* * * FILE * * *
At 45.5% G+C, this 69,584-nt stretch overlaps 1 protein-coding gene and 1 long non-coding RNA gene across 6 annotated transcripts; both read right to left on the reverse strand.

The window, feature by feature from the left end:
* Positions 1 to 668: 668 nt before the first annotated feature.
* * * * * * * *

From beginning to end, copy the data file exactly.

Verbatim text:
At 45.5% G+C, this 69,584-nt stretch overlaps 1 protein-coding gene and 1 long non-coding RNA gene across 6 annotated transcripts; both read right to left on the reverse strand.

The window, feature by feature from the left end:
* Positions 1 to 668: 668 nt before the first annotated feature.